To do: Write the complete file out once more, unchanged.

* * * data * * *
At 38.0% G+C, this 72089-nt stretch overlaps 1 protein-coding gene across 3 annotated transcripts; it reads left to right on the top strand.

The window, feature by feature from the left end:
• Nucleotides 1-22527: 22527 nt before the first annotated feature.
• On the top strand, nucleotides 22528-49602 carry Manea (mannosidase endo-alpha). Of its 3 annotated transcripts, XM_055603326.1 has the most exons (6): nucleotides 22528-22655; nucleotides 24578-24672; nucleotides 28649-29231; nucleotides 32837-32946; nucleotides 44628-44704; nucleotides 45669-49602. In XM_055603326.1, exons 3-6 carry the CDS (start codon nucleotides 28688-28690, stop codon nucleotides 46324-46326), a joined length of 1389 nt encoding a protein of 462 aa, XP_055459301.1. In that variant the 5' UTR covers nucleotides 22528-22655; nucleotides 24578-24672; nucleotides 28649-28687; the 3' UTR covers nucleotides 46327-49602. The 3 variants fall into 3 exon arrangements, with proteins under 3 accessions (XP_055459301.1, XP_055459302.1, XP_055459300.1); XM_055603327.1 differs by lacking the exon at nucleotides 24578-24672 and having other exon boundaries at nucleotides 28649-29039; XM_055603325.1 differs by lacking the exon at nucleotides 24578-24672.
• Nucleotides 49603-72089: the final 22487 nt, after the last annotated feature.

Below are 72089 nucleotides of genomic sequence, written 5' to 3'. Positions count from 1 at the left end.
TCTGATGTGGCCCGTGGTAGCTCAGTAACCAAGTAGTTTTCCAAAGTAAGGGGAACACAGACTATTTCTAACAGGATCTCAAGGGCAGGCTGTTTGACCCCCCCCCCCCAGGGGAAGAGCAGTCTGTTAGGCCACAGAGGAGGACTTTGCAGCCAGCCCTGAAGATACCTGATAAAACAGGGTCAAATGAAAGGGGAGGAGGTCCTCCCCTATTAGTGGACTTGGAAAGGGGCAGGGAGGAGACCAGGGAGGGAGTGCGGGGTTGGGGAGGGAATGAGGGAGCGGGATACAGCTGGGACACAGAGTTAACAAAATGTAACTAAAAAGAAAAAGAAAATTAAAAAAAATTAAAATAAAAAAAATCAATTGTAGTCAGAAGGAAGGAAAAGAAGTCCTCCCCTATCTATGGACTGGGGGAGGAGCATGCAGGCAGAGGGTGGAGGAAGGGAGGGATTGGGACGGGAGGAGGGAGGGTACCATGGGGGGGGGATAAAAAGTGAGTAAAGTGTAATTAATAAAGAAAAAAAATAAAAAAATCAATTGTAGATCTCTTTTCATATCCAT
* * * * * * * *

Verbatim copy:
At 38.0% G+C, this 72089-nt stretch overlaps 1 protein-coding gene across 3 annotated transcripts; it reads left to right on the top strand.

The window, feature by feature from the left end:
• Nucleotides 1-22527: 22527 nt before the first annotated feature.
• On the top strand, nucleotides 22528-49602 carry Manea (mannosidase endo-alpha). Of its 3 annotated transcripts, XM_055603326.1 has the most exons (6): nucleotides 22528-22655; nucleotides 24578-24672; nucleotides 28649-29231; nucleotides 32837-32946; nucleotides 44628-44704; nucleotides 45669-49602. In XM_055603326.1, exons 3-6 carry the CDS (start codon nucleotides 28688-28690, stop codon nucleotides 46324-46326), a joined length of 1389 nt encoding a protein of 462 aa, XP_055459301.1. In that variant the 5' UTR covers nucleotides 22528-22655; nucleotides 24578-24672; nucleotides 28649-28687; the 3' UTR covers nucleotides 46327-49602. The 3 variants fall into 3 exon arrangements, with proteins under 3 accessions (XP_055459301.1, XP_055459302.1, XP_055459300.1); XM_055603327.1 differs by lacking the exon at nucleotides 24578-24672 and having other exon boundaries at nucleotides 28649-29039; XM_055603325.1 differs by lacking the exon at nucleotides 24578-24672.
• Nucleotides 49603-72089: the final 22487 nt, after the last annotated feature.

Below are 72089 nucleotides of genomic sequence, written 5' to 3'. Positions count from 1 at the left end.
TCTGATGTGGCCCGTGGTAGCTCAGTAACCAAGTAGTTTTCCAAAGTAAGGGGAACACAGACTATTTCTAACAGGATCTCAAGGGCAGGCTGTTTGACCCCCCCCCCCCAGGGGAAGAGCAGTCTGTTAGGCCACAGAGGAGGACTTTGCAGCCAGCCCTGAAGATACCTGATAAAACAGGGTCAAATGAAAGGGGAGGAGGTCCTCCCCTATTAGTGGACTTGGAAAGGGGCAGGGAGGAGACCAGGGAGGGAGTGCGGGGTTGGGGAGGGAATGAGGGAGCGGGATACAGCTGGGACACAGAGTTAACAAAATGTAACTAAAAAGAAAAAGAAAATTAAAAAAAATTAAAATAAAAAAAATCAATTGTAGTCAGAAGGAAGGAAAAGAAGTCCTCCCCTATCTATGGACTGGGGGAGGAGCATGCAGGCAGAGGGTGGAGGAAGGGAGGGATTGGGACGGGAGGAGGGAGGGTACCATGGGGGGGGGATAAAAAGTGAGTAAAGTGTAATTAATAAAGAAAAAAAATAAAAAAATCAATTGTAGATCTCTTTTCATATCCAT